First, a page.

It is in this background that I met Jawaid Bhutto in Karachi in the early 1980s. He belonged to Shikarpur, went to Bolan Medical College to study medicine, soon got tired of it, and moved to Karachi University to study philosophy. I was still a teenager studying at the Government College of Technology (formerly Karachi Polytechnic Institute) near Sher Shah. Student politics in Karachi was dynamic and vibrant, with the Islami Jamiat Talaba (IJT) supported by General Zia on the one side, and some liberal, left-wing and progressive student unions on the other. It was not a level playing field.
Jawaid Bhutto and I belonged to the Democratic Student Federation (DSF). This new DSF was sort of a reincarnation of the old DSF that was active in the 1950s and was led by progressive student leaders such as Dr Adeebul Hasan Rizvi, Dr Haroon Ahmed, Dr Muhammad Sarwar (father of journalist Beena Sarwar), Dr Rehman Hashmi and many others. This new DSF, in which Jawaid Bhutto and I met, was a nursery of progressive ideas for many of us. Jawaid Bhutto was almost ten years older than me and he served as a guide and mentor for countless young students.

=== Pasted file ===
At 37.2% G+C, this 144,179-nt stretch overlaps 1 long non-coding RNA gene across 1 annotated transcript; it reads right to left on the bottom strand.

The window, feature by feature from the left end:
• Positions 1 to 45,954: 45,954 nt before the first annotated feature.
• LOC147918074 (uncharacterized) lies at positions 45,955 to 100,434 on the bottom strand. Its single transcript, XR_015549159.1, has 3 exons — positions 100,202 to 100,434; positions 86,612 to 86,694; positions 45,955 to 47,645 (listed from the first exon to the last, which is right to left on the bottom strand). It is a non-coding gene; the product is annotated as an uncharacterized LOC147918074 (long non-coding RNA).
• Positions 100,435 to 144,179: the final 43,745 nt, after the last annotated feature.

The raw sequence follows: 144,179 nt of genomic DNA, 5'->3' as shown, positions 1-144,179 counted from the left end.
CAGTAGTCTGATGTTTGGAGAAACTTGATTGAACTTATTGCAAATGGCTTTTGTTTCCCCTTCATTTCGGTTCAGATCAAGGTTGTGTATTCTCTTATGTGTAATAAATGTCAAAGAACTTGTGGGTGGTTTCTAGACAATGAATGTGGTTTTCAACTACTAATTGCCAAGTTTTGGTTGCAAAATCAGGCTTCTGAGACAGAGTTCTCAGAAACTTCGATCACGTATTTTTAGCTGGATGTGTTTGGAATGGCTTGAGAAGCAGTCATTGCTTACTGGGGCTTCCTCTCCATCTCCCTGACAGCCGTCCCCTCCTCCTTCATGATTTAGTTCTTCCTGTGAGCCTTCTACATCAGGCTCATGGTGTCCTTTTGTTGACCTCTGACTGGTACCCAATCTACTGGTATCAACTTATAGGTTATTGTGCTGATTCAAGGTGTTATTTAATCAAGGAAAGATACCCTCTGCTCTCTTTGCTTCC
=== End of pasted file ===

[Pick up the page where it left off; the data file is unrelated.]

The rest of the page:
Rarely does one come across a young man who is so immersed in knowledge of almost all social sciences, especially of philosophy. His room was always full of books in English, Sindhi and Urdu. He was not one of those who pretend to read a lot by displaying books and by dropping names of philosophers and writers. His understanding of political ideas, social theories and philosophical frameworks was immense and he was always ready to impart his knowledge to anyone who came to him and showed a willingness to learn. He was always open and smiling, even at the most stupid of questions.
As the MRD was not visible in Karachi, the students of the DSF and other progressive student outfits decided to stage protests, do wall chalking against the dictatorship, and even hijack and torch buses. Jawaid Bhutto was less of an activist and more of an intellectual with us. He and his brother Shahid Bhutto were also music lovers, composed poetry into songs and recited poetry – from Faiz Ahmed Faiz to Shaikh Ayaz. They were also active with us in the Dastak Theatre Group led by the legendary Aslam Azhar and Mansoor Saeed (father of actress Sania Saeed).